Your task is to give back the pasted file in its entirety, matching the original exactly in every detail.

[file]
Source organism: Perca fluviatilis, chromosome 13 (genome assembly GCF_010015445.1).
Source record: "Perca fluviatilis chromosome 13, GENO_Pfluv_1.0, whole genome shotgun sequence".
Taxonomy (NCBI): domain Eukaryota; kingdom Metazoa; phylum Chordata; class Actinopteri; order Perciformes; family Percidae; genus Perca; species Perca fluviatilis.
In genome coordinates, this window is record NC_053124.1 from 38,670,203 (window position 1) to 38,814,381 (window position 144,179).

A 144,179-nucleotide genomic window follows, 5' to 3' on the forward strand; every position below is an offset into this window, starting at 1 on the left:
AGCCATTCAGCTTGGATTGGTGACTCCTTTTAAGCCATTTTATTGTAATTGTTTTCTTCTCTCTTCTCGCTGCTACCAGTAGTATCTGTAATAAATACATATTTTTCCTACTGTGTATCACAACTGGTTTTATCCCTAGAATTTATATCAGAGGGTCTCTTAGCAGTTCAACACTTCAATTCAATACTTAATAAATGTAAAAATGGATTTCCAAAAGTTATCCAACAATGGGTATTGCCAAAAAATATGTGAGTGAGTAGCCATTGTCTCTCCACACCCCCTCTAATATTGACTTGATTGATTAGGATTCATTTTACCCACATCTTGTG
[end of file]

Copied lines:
Source organism: Perca fluviatilis, chromosome 13 (genome assembly GCF_010015445.1).
Source record: "Perca fluviatilis chromosome 13, GENO_Pfluv_1.0, whole genome shotgun sequence".
Taxonomy (NCBI): domain Eukaryota; kingdom Metazoa; phylum Chordata; class Actinopteri; order Perciformes; family Percidae; genus Perca; species Perca fluviatilis.
In genome coordinates, this window is record NC_053124.1 from 38,670,203 (window position 1) to 38,814,381 (window position 144,179).

A 144,179-nucleotide genomic window follows, 5' to 3' on the forward strand; every position below is an offset into this window, starting at 1 on the left:
AGCCATTCAGCTTGGATTGGTGACTCCTTTTAAGCCATTTTATTGTAATTGTTTTCTTCTCTCTTCTCGCTGCTACCAGTAGTATCTGTAATAAATACATATTTTTCCTACTGTGTATCACAACTGGTTTTATCCCTAGAATTTATATCAGAGGGTCTCTTAGCAGTTCAACACTTCAATTCAATACTTAATAAATGTAAAAATGGATTTCCAAAAGTTATCCAACAATGGGTATTGCCAAAAAATATGTGAGTGAGTAGCCATTGTCTCTCCACACCCCCTCTAATATTGACTTGATTGATTAGGATTCATTTTACCCACATCTTGTG